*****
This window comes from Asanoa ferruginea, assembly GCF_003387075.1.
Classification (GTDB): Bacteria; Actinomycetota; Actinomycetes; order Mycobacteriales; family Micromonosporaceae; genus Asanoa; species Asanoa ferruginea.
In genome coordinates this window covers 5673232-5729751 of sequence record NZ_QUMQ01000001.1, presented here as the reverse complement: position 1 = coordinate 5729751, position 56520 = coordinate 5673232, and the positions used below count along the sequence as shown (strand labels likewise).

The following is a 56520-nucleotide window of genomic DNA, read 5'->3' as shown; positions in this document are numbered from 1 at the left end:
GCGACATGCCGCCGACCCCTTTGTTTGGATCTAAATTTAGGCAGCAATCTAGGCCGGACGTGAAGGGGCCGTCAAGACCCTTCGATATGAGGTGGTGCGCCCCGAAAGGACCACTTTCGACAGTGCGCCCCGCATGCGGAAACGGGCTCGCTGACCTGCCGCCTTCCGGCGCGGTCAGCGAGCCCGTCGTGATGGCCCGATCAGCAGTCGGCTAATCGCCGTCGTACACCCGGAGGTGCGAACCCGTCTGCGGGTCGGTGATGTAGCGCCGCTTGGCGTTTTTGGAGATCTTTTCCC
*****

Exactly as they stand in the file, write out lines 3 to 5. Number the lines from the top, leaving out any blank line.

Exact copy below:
In genome coordinates this window covers 5673232-5729751 of sequence record NZ_QUMQ01000001.1, presented here as the reverse complement: position 1 = coordinate 5729751, position 56520 = coordinate 5673232, and the positions used below count along the sequence as shown (strand labels likewise).

The following is a 56520-nucleotide window of genomic DNA, read 5'->3' as shown; positions in this document are numbered from 1 at the left end:
GCGACATGCCGCCGACCCCTTTGTTTGGATCTAAATTTAGGCAGCAATCTAGGCCGGACGTGAAGGGGCCGTCAAGACCCTTCGATATGAGGTGGTGCGCCCCGAAAGGACCACTTTCGACAGTGCGCCCCGCATGCGGAAACGGGCTCGCTGACCTGCCGCCTTCCGGCGCGGTCAGCGAGCCCGTCGTGATGGCCCGATCAGCAGTCGGCTAATCGCCGTCGTACACCCGGAGGTGCGAACCCGTCTGCGGGTCGGTGATGTAGCGCCGCTTGGCGTTTTTGGAGATCTTTTCCC